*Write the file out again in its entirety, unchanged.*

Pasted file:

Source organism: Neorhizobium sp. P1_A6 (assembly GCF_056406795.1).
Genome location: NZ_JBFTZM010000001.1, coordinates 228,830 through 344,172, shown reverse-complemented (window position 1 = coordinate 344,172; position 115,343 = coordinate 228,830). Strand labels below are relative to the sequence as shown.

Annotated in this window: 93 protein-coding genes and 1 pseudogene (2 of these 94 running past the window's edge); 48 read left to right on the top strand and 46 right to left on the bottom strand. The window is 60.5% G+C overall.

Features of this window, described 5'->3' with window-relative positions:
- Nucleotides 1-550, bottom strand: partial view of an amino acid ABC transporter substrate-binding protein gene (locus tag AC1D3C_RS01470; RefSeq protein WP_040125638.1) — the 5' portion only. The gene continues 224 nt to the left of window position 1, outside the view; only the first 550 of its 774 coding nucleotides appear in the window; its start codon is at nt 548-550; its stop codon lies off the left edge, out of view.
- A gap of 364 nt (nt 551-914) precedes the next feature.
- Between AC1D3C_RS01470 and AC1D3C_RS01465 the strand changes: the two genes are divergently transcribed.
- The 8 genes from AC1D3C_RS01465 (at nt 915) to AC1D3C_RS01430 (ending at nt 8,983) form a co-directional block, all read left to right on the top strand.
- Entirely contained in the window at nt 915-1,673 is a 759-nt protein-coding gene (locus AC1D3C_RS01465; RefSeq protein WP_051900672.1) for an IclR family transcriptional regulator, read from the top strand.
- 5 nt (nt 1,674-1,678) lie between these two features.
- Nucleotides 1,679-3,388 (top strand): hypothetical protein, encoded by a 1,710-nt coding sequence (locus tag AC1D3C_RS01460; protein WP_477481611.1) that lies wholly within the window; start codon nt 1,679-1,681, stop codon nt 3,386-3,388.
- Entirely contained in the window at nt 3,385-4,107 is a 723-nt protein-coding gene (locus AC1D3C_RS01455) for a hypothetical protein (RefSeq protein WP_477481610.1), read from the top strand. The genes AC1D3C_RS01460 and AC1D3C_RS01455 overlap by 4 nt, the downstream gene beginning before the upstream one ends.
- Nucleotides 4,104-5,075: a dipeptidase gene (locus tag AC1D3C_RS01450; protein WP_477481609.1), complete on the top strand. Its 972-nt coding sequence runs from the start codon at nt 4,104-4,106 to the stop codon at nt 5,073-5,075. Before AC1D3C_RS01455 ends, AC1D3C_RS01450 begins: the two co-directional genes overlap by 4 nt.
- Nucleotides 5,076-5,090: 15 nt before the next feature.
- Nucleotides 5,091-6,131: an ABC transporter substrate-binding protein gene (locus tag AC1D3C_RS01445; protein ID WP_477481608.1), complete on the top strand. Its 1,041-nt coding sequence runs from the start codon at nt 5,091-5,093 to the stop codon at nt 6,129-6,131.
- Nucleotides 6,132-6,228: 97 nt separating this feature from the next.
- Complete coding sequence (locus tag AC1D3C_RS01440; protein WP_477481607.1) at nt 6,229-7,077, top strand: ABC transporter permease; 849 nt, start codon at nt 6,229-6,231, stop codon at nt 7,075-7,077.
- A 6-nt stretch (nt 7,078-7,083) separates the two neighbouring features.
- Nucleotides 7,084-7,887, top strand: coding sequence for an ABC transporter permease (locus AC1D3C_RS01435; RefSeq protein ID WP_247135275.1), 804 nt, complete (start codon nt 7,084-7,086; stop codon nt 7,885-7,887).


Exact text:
Source organism: Neorhizobium sp. P1_A6 (assembly GCF_056406795.1).
Genome location: NZ_JBFTZM010000001.1, coordinates 228,830 through 344,172, shown reverse-complemented (window position 1 = coordinate 344,172; position 115,343 = coordinate 228,830). Strand labels below are relative to the sequence as shown.

Annotated in this window: 93 protein-coding genes and 1 pseudogene (2 of these 94 running past the window's edge); 48 read left to right on the top strand and 46 right to left on the bottom strand. The window is 60.5% G+C overall.

Features of this window, described 5'->3' with window-relative positions:
- Nucleotides 1-550, bottom strand: partial view of an amino acid ABC transporter substrate-binding protein gene (locus tag AC1D3C_RS01470; RefSeq protein WP_040125638.1) — the 5' portion only. The gene continues 224 nt to the left of window position 1, outside the view; only the first 550 of its 774 coding nucleotides appear in the window; its start codon is at nt 548-550; its stop codon lies off the left edge, out of view.
- A gap of 364 nt (nt 551-914) precedes the next feature.
- Between AC1D3C_RS01470 and AC1D3C_RS01465 the strand changes: the two genes are divergently transcribed.
- The 8 genes from AC1D3C_RS01465 (at nt 915) to AC1D3C_RS01430 (ending at nt 8,983) form a co-directional block, all read left to right on the top strand.
- Entirely contained in the window at nt 915-1,673 is a 759-nt protein-coding gene (locus AC1D3C_RS01465; RefSeq protein WP_051900672.1) for an IclR family transcriptional regulator, read from the top strand.
- 5 nt (nt 1,674-1,678) lie between these two features.
- Nucleotides 1,679-3,388 (top strand): hypothetical protein, encoded by a 1,710-nt coding sequence (locus tag AC1D3C_RS01460; protein WP_477481611.1) that lies wholly within the window; start codon nt 1,679-1,681, stop codon nt 3,386-3,388.
- Entirely contained in the window at nt 3,385-4,107 is a 723-nt protein-coding gene (locus AC1D3C_RS01455) for a hypothetical protein (RefSeq protein WP_477481610.1), read from the top strand. The genes AC1D3C_RS01460 and AC1D3C_RS01455 overlap by 4 nt, the downstream gene beginning before the upstream one ends.
- Nucleotides 4,104-5,075: a dipeptidase gene (locus tag AC1D3C_RS01450; protein WP_477481609.1), complete on the top strand. Its 972-nt coding sequence runs from the start codon at nt 4,104-4,106 to the stop codon at nt 5,073-5,075. Before AC1D3C_RS01455 ends, AC1D3C_RS01450 begins: the two co-directional genes overlap by 4 nt.
- Nucleotides 5,076-5,090: 15 nt before the next feature.
- Nucleotides 5,091-6,131: an ABC transporter substrate-binding protein gene (locus tag AC1D3C_RS01445; protein ID WP_477481608.1), complete on the top strand. Its 1,041-nt coding sequence runs from the start codon at nt 5,091-5,093 to the stop codon at nt 6,129-6,131.
- Nucleotides 6,132-6,228: 97 nt separating this feature from the next.
- Complete coding sequence (locus tag AC1D3C_RS01440; protein WP_477481607.1) at nt 6,229-7,077, top strand: ABC transporter permease; 849 nt, start codon at nt 6,229-6,231, stop codon at nt 7,075-7,077.
- A 6-nt stretch (nt 7,078-7,083) separates the two neighbouring features.
- Nucleotides 7,084-7,887, top strand: coding sequence for an ABC transporter permease (locus AC1D3C_RS01435; RefSeq protein ID WP_247135275.1), 804 nt, complete (start codon nt 7,084-7,086; stop codon nt 7,885-7,887).